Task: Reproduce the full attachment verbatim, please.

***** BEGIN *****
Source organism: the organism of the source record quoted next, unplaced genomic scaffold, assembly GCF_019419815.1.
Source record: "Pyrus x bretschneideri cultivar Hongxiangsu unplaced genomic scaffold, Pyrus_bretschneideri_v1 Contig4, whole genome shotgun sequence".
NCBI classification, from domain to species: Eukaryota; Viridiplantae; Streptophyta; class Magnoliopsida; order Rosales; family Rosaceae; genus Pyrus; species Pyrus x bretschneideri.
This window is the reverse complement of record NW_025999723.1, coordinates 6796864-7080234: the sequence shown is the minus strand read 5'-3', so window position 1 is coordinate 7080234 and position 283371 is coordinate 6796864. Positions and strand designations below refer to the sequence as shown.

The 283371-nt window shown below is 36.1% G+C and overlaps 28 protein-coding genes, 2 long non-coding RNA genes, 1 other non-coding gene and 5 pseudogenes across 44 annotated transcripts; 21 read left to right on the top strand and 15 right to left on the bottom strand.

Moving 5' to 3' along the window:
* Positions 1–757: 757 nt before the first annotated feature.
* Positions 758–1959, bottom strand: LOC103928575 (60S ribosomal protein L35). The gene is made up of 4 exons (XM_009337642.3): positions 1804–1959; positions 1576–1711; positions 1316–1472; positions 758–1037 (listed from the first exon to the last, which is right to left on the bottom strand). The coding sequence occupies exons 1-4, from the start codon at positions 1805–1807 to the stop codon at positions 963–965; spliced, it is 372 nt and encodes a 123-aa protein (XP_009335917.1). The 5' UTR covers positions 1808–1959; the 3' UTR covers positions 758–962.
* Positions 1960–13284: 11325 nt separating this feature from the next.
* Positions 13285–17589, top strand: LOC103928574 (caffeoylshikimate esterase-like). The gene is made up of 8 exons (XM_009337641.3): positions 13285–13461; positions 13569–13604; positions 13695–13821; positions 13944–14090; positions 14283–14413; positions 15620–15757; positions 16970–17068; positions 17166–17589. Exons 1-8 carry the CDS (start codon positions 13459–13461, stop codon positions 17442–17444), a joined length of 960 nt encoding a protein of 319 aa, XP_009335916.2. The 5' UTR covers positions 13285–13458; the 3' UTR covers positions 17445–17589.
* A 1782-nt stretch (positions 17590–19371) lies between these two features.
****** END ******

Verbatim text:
Source organism: the organism of the source record quoted next, unplaced genomic scaffold, assembly GCF_019419815.1.
Source record: "Pyrus x bretschneideri cultivar Hongxiangsu unplaced genomic scaffold, Pyrus_bretschneideri_v1 Contig4, whole genome shotgun sequence".
NCBI classification, from domain to species: Eukaryota; Viridiplantae; Streptophyta; class Magnoliopsida; order Rosales; family Rosaceae; genus Pyrus; species Pyrus x bretschneideri.
This window is the reverse complement of record NW_025999723.1, coordinates 6796864-7080234: the sequence shown is the minus strand read 5'-3', so window position 1 is coordinate 7080234 and position 283371 is coordinate 6796864. Positions and strand designations below refer to the sequence as shown.

The 283371-nt window shown below is 36.1% G+C and overlaps 28 protein-coding genes, 2 long non-coding RNA genes, 1 other non-coding gene and 5 pseudogenes across 44 annotated transcripts; 21 read left to right on the top strand and 15 right to left on the bottom strand.

Moving 5' to 3' along the window:
* Positions 1–757: 757 nt before the first annotated feature.
* Positions 758–1959, bottom strand: LOC103928575 (60S ribosomal protein L35). The gene is made up of 4 exons (XM_009337642.3): positions 1804–1959; positions 1576–1711; positions 1316–1472; positions 758–1037 (listed from the first exon to the last, which is right to left on the bottom strand). The coding sequence occupies exons 1-4, from the start codon at positions 1805–1807 to the stop codon at positions 963–965; spliced, it is 372 nt and encodes a 123-aa protein (XP_009335917.1). The 5' UTR covers positions 1808–1959; the 3' UTR covers positions 758–962.
* Positions 1960–13284: 11325 nt separating this feature from the next.
* Positions 13285–17589, top strand: LOC103928574 (caffeoylshikimate esterase-like). The gene is made up of 8 exons (XM_009337641.3): positions 13285–13461; positions 13569–13604; positions 13695–13821; positions 13944–14090; positions 14283–14413; positions 15620–15757; positions 16970–17068; positions 17166–17589. Exons 1-8 carry the CDS (start codon positions 13459–13461, stop codon positions 17442–17444), a joined length of 960 nt encoding a protein of 319 aa, XP_009335916.2. The 5' UTR covers positions 13285–13458; the 3' UTR covers positions 17445–17589.
* A 1782-nt stretch (positions 17590–19371) lies between these two features.